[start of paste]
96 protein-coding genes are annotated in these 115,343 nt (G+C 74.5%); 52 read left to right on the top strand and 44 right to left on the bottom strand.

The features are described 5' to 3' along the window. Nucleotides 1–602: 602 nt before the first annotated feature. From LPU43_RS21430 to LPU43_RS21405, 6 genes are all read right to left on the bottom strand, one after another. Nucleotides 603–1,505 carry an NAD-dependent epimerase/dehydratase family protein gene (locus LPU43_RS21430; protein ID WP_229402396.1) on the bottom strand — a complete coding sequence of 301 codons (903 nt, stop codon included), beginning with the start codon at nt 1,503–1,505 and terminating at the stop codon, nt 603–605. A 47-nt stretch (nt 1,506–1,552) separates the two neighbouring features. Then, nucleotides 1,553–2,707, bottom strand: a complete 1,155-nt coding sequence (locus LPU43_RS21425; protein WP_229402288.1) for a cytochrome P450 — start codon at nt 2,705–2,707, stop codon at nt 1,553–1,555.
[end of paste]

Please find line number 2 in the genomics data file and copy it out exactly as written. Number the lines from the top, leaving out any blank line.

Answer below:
The features are described 5' to 3' along the window. Nucleotides 1–602: 602 nt before the first annotated feature. From LPU43_RS21430 to LPU43_RS21405, 6 genes are all read right to left on the bottom strand, one after another. Nucleotides 603–1,505 carry an NAD-dependent epimerase/dehydratase family protein gene (locus LPU43_RS21430; protein ID WP_229402396.1) on the bottom strand — a complete coding sequence of 301 codons (903 nt, stop codon included), beginning with the start codon at nt 1,503–1,505 and terminating at the stop codon, nt 603–605. A 47-nt stretch (nt 1,506–1,552) separates the two neighbouring features. Then, nucleotides 1,553–2,707, bottom strand: a complete 1,155-nt coding sequence (locus LPU43_RS21425; protein WP_229402288.1) for a cytochrome P450 — start codon at nt 2,705–2,707, stop codon at nt 1,553–1,555.